Most copywriters don't equate high tech with high creativity. After all, how can you get excited about writing a brochure for a hardware or software product when most of the text must be a dull recitation of features and specifications?
Yet many promotional materials for high-tech products can benefit from a dash of creativity. The trick is to develop a set of creative writing techniques that you can easily call on and adapt as needed for each project. The creative ideas in this article will give you a great start.
Extend a Concept
In many cases, a particular marketing document must carry through the themes, images, and creative concept of an advertising campaign. While you'll want to maintain continuity among related materials, you can also look for ways to extend the creative concept.
Repeating a theme statement, adapting an image, and continuing a metaphor are possible creative extensions.
Use Fresh Language
Many marketing and public relations materials for high-tech products seem like they were written by the same writer. Certain words, phrases, and styles become popular and make their way through marketing departments like fashion trends.
When you tire of the latest overused buzzword, how do you find a substitute that has the same appeal to a reader? And perhaps more realistically, a replacement word that will have the same appeal to the product manager or sales director who must approve the document?
Develop your own synonym list for the stale marketing jargon that appears in your materials. For example, instead of describing a product as "leading," use one of these words: superior, first-rate, outstanding, remarkable, innovative, excellent, proven, or acclaimed.
Avoid Waffles and Couch Potatoes
Two other problems commonly creep into marketing text: waffle language and couch-potato verbs.
Waffling is the impression left in the reader's mind by any sentence that includes the words "can" or "may." Corporate attorneys love these two words, because they limit the company's potential liability, by not explicitly promising that the product actually performs as described.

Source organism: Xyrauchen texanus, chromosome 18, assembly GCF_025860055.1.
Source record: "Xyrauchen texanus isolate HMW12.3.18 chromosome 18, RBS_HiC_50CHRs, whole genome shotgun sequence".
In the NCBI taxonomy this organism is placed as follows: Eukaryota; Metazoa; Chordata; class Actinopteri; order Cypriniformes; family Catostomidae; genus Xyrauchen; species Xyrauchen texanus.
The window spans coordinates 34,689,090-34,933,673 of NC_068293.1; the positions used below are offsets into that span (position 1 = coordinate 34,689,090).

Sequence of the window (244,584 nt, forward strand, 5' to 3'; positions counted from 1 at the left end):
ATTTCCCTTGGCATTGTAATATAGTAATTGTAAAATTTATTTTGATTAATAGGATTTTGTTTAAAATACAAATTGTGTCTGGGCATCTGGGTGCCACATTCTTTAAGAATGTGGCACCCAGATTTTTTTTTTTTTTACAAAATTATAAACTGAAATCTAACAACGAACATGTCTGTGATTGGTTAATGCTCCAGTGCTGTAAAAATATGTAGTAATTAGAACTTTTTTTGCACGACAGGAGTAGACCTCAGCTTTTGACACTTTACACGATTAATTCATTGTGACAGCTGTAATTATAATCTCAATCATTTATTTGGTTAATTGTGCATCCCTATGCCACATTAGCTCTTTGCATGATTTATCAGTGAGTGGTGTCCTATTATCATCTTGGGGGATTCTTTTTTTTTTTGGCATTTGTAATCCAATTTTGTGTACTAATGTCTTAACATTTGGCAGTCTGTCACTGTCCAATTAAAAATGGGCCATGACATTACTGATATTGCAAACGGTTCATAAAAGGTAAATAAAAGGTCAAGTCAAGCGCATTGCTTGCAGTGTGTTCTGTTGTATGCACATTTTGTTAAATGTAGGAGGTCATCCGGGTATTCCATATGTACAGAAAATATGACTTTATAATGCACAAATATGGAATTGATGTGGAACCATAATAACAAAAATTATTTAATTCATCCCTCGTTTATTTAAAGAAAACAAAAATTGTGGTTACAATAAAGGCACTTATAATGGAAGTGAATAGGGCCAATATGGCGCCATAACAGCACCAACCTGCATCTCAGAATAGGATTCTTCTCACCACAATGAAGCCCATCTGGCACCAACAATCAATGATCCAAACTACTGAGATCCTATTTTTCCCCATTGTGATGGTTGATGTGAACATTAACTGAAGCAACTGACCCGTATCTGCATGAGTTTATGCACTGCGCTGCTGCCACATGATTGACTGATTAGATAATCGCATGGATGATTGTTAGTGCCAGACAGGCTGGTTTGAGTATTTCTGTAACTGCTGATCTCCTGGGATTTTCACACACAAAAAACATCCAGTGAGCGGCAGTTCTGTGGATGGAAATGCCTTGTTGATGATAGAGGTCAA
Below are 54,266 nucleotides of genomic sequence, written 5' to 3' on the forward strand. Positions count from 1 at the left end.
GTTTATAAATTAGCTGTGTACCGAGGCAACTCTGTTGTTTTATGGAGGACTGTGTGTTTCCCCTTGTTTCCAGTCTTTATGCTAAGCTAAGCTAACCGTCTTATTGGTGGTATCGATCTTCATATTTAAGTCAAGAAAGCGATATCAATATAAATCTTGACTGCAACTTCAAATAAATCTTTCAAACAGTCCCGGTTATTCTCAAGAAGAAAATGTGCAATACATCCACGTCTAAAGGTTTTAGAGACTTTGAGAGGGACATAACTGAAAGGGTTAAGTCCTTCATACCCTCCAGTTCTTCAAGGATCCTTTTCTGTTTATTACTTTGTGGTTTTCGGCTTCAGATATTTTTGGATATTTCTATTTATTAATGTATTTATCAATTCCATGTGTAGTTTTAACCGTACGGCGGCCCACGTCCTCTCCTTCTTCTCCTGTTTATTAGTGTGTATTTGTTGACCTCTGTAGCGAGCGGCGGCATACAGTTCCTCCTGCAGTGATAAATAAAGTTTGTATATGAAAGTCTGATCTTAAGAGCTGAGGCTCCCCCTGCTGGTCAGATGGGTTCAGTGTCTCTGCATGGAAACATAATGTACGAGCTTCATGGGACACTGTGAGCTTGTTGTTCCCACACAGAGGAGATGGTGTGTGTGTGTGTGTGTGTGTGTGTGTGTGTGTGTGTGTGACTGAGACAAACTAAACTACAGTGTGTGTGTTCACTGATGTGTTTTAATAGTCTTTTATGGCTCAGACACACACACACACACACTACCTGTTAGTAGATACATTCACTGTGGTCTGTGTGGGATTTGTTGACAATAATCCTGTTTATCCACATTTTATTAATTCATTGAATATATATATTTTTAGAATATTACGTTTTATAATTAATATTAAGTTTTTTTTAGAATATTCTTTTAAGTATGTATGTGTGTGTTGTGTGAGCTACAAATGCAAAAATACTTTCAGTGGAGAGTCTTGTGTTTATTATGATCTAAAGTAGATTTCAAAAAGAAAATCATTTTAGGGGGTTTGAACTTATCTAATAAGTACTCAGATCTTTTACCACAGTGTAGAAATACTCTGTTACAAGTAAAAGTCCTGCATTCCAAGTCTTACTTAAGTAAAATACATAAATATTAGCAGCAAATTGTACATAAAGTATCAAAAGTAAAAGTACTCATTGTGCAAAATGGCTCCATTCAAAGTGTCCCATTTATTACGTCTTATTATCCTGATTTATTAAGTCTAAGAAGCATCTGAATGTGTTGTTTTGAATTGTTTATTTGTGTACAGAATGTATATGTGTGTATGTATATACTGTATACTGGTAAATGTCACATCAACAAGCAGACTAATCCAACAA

Indeed, it is appropriate to use the words "can" or "may" if the feature is optional or conditioned upon an external product or user action. But the marketing message will be stronger if you delete these waffle words and use a clear, strong verb instead.
Another fast way to deaden the impact of a marketing piece is to use any form of the verb "to be." These state-of-being verbs create a sentence that just sits there, like a couch potato, passively expecting readers to generate their own enthusiasm. In particular, sentences that begin "There are" or "There is" create a sense of distance that dampens the reader's interest.
Active verbs are the answer for writing text that will have a more powerful impression on the reader. A simple way to identify couch-potato verbs in a document is to search for the verbs "is" and "are" and replace them with active verbs.
Paint a Picture, Tell a Story
Determine if the document could be improved by using any of these creative techniques:
- Using imagery such as a metaphor, analogy, or allusion to something non-technical that will help the reader's understanding.
- Reformatting the document to present the text in a more attractive way or to add diagrams, photos, tables, or other visual elements.
- Including customer stories or anecdotes, written in the customer's voice.
- Adding humor to the language or graphic design; if appropriate to the content and audience.
Use Writing Resources
A comprehensive and current dictionary, thesaurus, and word usage guide are essential for finding fresh language and sparking your creativity. These resources are especially helpful:
Richard Bayan: Words That Sell: The Thesaurus to Help You Promote Your Products, Services, and Ideas. A thesaurus of promotional adjectives and phrases, organized by product quality.
Stephen Glazier: Random House Word Menu. A cross between a thesaurus and a dictionary, with words arranged by topic. Very useful for text that incorporates a metaphor or imagery, because you can easily find all related words in one place.
www.thesaurus.com: Roget's Thesaurus on the Web. Links among listings make it fast to find the best word.
And if you're a visual thinker, you'll enjoy the Visual Thesaurus -- a type of mind mapping that shows relationships among related words. (You'll have so much fun using this tool, you may get distracted from your original search!) The site also contains numerous articles and other resources for writers.
Develop Creativity with Practice
The copywriting techniques described in this article can require careful thought to execute well. But with practice, you'll be able to apply more creativity in ways small and large, according to the needs of each high-tech marketing or public relations project.
About the Author
Janice King is an award-winning freelance copywriter who helps technology companies around the world produce clear, compelling sales and PR materials. Learn more about Janice's copywriting services.
Copyright (c) 2007, Janice King. To republish this article on your site, access the article text and read the usage rules at: http://ezinearticles.com/?expert=Janice_King.